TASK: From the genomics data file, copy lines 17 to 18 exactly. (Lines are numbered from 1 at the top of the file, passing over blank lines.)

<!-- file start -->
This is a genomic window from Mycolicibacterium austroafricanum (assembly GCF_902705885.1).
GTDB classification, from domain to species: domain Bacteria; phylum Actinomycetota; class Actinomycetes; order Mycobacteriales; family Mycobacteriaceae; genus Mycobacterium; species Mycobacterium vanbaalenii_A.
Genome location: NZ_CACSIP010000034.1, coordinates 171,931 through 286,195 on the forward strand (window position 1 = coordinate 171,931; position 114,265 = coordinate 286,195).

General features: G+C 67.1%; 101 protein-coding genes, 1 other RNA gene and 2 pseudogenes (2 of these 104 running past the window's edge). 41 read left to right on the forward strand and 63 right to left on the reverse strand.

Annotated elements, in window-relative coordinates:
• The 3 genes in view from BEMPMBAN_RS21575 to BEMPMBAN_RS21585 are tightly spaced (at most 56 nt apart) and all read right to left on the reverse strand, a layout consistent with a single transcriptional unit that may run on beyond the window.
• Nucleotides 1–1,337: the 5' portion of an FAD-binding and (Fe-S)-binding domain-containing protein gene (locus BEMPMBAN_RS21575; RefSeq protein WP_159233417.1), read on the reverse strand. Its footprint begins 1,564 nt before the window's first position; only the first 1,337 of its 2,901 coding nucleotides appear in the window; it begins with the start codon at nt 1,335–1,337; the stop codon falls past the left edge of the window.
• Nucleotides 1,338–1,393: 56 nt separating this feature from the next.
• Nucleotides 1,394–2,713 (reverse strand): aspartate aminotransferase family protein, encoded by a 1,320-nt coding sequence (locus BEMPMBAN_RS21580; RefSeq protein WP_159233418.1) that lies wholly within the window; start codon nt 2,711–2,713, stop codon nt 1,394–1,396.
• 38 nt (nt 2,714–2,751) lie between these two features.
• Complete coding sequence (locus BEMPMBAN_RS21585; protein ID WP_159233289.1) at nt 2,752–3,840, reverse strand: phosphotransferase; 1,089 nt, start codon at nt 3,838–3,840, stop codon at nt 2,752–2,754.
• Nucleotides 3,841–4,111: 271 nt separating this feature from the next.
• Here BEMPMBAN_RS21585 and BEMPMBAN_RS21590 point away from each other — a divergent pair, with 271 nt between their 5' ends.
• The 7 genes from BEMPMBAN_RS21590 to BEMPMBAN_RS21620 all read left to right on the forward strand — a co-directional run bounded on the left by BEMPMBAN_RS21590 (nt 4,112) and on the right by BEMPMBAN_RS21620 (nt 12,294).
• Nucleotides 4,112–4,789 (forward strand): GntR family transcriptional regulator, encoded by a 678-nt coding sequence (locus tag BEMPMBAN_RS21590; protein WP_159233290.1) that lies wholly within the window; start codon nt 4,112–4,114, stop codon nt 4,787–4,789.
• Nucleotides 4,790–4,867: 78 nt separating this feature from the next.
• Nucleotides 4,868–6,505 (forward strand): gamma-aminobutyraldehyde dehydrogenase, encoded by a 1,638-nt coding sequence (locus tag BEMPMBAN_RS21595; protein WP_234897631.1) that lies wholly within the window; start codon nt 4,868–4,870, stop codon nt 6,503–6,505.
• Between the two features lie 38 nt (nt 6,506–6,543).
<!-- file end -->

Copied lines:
• Nucleotides 4,868–6,505 (forward strand): gamma-aminobutyraldehyde dehydrogenase, encoded by a 1,638-nt coding sequence (locus tag BEMPMBAN_RS21595; protein WP_234897631.1) that lies wholly within the window; start codon nt 4,868–4,870, stop codon nt 6,503–6,505.
• Between the two features lie 38 nt (nt 6,506–6,543).